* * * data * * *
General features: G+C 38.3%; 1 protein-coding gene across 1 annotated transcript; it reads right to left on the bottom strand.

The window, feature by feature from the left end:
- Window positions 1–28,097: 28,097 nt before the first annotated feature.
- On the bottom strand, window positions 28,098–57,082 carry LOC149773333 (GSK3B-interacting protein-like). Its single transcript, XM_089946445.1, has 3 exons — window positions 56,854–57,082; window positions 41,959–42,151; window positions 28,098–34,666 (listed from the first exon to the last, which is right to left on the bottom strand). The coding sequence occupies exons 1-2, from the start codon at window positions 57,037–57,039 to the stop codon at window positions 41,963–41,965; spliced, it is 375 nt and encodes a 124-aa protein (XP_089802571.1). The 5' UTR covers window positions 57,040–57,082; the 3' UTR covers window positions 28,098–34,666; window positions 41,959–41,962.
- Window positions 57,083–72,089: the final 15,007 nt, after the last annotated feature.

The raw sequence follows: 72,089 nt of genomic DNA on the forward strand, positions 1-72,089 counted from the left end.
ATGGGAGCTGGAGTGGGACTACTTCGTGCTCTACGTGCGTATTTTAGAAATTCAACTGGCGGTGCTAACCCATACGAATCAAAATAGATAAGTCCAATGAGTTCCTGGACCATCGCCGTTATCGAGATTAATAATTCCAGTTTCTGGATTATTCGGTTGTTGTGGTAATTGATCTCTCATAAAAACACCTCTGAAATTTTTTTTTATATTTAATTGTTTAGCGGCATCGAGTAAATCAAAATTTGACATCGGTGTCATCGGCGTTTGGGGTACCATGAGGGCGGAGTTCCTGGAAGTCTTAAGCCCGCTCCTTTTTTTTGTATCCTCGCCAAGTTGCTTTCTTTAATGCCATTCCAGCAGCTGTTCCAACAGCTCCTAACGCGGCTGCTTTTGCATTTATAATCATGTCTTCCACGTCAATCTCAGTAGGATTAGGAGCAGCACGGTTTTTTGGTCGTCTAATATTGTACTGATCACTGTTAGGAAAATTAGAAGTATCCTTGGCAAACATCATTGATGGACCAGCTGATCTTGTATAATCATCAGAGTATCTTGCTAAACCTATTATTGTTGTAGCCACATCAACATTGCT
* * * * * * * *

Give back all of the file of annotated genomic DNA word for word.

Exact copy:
General features: G+C 38.3%; 1 protein-coding gene across 1 annotated transcript; it reads right to left on the bottom strand.

The window, feature by feature from the left end:
- Window positions 1–28,097: 28,097 nt before the first annotated feature.
- On the bottom strand, window positions 28,098–57,082 carry LOC149773333 (GSK3B-interacting protein-like). Its single transcript, XM_089946445.1, has 3 exons — window positions 56,854–57,082; window positions 41,959–42,151; window positions 28,098–34,666 (listed from the first exon to the last, which is right to left on the bottom strand). The coding sequence occupies exons 1-2, from the start codon at window positions 57,037–57,039 to the stop codon at window positions 41,963–41,965; spliced, it is 375 nt and encodes a 124-aa protein (XP_089802571.1). The 5' UTR covers window positions 57,040–57,082; the 3' UTR covers window positions 28,098–34,666; window positions 41,959–41,962.
- Window positions 57,083–72,089: the final 15,007 nt, after the last annotated feature.

The raw sequence follows: 72,089 nt of genomic DNA on the forward strand, positions 1-72,089 counted from the left end.
ATGGGAGCTGGAGTGGGACTACTTCGTGCTCTACGTGCGTATTTTAGAAATTCAACTGGCGGTGCTAACCCATACGAATCAAAATAGATAAGTCCAATGAGTTCCTGGACCATCGCCGTTATCGAGATTAATAATTCCAGTTTCTGGATTATTCGGTTGTTGTGGTAATTGATCTCTCATAAAAACACCTCTGAAATTTTTTTTTATATTTAATTGTTTAGCGGCATCGAGTAAATCAAAATTTGACATCGGTGTCATCGGCGTTTGGGGTACCATGAGGGCGGAGTTCCTGGAAGTCTTAAGCCCGCTCCTTTTTTTTGTATCCTCGCCAAGTTGCTTTCTTTAATGCCATTCCAGCAGCTGTTCCAACAGCTCCTAACGCGGCTGCTTTTGCATTTATAATCATGTCTTCCACGTCAATCTCAGTAGGATTAGGAGCAGCACGGTTTTTTGGTCGTCTAATATTGTACTGATCACTGTTAGGAAAATTAGAAGTATCCTTGGCAAACATCATTGATGGACCAGCTGATCTTGTATAATCATCAGAGTATCTTGCTAAACCTATTATTGTTGTAGCCACATCAACATTGCT